Friday, June 23, 2006

psyche, cupid and the rest of the world

One of the Greek myths tells the story of Psyche. An oracle foretold that she was to marry a monster; her parents abandoned her to her fate. Instead, she found herself in a paradise - a beautiful, isolated palace where invisible servants tended to her every need - and some of her wishes.

There's the rub. She was not entirely alone (a mysterious husband appeared in her bed each night), and yet she was completely cut off from everyone human. What price would you ask in order to live without human connection? Psyche had everything she could want - every physical need met (the mysterious husband in her bed was Cupid himself, the God of love). It wasn't enough. Before long, she was pleading with her husband to let her visit with real people again.

We are all like Psyche: what we want includes other people. As human beings, we have evolved precisely for social connection. Like Psyche, we all find that connection a mixed blessing. In the myth, Psyche's sisters influence her in ways that cost her the palace in paradise. And yet, they also set her on the path that takes her all the way to Mount Olympus, the only mortal to be granted immortality and a place among the gods.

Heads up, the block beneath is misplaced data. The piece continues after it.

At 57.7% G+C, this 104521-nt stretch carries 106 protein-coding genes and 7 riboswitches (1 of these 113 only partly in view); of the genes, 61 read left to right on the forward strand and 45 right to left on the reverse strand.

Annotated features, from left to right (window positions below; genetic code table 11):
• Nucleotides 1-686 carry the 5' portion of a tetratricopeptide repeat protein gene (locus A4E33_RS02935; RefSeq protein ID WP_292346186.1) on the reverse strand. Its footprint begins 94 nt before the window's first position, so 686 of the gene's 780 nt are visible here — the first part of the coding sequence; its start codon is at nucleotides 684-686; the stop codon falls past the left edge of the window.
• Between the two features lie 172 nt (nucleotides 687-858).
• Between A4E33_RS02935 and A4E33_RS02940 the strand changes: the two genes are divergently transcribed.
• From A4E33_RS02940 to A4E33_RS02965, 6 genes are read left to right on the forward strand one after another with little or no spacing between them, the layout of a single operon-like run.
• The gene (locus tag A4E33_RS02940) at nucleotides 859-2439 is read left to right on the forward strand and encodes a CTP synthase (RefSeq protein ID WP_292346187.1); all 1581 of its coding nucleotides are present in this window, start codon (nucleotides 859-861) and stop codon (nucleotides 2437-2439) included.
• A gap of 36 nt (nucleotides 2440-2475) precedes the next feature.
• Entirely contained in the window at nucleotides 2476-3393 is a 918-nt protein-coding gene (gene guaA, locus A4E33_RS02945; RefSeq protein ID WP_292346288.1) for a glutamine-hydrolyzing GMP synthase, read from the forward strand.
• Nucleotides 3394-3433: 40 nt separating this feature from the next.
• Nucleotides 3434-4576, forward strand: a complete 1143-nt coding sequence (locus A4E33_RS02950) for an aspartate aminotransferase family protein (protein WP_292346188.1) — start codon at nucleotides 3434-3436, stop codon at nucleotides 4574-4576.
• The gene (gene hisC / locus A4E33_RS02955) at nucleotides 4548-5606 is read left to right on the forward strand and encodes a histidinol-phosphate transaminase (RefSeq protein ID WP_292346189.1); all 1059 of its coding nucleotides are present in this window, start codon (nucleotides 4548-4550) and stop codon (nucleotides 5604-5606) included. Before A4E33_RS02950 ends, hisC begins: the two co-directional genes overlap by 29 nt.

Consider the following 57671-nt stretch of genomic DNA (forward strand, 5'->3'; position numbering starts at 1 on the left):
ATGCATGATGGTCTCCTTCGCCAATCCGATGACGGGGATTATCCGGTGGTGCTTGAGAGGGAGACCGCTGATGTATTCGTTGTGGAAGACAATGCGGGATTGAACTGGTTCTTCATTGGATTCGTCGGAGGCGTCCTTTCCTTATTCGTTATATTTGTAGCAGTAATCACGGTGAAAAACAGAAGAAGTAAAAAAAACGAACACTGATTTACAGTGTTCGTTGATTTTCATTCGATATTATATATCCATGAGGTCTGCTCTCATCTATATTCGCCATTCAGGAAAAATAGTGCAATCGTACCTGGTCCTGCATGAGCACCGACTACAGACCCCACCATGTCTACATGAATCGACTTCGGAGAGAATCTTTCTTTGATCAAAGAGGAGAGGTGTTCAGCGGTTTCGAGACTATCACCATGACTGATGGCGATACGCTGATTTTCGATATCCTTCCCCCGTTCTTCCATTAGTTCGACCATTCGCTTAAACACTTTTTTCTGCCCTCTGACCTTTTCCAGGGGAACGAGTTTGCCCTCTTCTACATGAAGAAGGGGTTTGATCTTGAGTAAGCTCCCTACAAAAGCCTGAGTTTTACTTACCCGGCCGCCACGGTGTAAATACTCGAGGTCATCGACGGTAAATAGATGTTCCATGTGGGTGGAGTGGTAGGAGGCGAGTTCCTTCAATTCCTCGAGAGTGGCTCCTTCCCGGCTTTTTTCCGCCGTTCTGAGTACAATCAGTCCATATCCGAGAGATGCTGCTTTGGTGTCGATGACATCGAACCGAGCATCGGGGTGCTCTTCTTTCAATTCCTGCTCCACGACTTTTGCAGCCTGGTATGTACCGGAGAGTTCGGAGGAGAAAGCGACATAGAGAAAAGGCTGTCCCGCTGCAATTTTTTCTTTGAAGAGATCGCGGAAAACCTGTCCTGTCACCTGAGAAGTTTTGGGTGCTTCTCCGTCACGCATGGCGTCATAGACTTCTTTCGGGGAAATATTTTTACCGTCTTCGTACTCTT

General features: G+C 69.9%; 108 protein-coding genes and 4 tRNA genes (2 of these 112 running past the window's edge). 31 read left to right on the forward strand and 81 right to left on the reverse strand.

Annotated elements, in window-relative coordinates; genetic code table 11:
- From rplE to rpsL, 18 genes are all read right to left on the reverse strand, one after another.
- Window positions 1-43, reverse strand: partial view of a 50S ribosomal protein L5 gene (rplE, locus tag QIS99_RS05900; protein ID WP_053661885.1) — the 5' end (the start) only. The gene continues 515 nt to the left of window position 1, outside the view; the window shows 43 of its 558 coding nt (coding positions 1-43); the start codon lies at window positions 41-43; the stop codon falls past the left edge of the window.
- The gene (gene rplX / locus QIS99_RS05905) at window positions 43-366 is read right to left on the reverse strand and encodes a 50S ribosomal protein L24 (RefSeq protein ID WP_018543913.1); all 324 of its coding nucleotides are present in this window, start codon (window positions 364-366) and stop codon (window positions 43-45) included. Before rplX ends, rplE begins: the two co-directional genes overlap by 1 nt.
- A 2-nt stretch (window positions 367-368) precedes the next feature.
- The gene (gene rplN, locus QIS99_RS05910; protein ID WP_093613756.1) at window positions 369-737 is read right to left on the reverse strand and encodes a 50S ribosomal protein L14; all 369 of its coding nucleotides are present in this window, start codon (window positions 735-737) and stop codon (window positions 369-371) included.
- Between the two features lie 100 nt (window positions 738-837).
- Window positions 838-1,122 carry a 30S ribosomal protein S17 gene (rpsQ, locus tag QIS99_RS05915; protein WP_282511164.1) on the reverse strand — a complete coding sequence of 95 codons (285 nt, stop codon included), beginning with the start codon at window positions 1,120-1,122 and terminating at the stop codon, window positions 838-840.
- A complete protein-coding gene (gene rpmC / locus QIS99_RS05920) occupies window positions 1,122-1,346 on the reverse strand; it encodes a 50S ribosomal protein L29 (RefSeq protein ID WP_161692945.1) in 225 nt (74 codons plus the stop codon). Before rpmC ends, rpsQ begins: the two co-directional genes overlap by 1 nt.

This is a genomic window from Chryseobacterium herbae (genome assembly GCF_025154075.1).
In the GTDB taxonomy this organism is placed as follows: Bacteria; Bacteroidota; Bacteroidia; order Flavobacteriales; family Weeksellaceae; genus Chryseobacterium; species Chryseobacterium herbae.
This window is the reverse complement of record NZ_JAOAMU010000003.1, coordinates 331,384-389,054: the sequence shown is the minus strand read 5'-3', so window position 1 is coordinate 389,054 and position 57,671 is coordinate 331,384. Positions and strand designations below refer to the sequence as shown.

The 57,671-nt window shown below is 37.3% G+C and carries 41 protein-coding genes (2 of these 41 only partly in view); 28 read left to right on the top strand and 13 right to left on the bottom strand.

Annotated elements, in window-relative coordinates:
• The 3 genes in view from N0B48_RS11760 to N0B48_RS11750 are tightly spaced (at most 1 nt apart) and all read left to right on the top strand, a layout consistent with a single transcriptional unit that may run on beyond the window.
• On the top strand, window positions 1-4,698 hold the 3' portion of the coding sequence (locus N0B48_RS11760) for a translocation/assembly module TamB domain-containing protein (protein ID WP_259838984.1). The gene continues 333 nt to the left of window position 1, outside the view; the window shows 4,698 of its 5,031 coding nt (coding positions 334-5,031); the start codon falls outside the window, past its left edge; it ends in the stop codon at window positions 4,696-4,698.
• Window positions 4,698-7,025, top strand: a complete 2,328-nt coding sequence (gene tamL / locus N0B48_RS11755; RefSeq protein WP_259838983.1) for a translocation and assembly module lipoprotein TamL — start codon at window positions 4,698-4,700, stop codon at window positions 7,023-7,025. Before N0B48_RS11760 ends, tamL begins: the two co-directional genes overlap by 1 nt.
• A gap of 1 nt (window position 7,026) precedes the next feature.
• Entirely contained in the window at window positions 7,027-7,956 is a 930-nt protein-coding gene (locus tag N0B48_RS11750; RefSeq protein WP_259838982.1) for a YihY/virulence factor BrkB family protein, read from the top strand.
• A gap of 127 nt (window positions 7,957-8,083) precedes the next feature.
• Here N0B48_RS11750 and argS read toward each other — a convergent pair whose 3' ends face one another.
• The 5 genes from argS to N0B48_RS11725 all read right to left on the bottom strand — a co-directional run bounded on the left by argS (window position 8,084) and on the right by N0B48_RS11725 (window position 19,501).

Our connections with other people make us more than we are alone - we can learn and gain an almost unlimited amount from other people and the way we change in their presence. We can even form teams that allow us to experience thoughts and achievements we would not be capable of alone, no matter the circumstances or the gifts we received. Like the gods of ancient Greece, we can move beyond natural limitations and ordinary boundaries.

How many of your goals could you achieve in an isolated paradise? Which of your goals depend on your ability to connect with, learn from, and collaborate with other people?

Social connection is not a necessary evil. Social connection is a necessary wonder.

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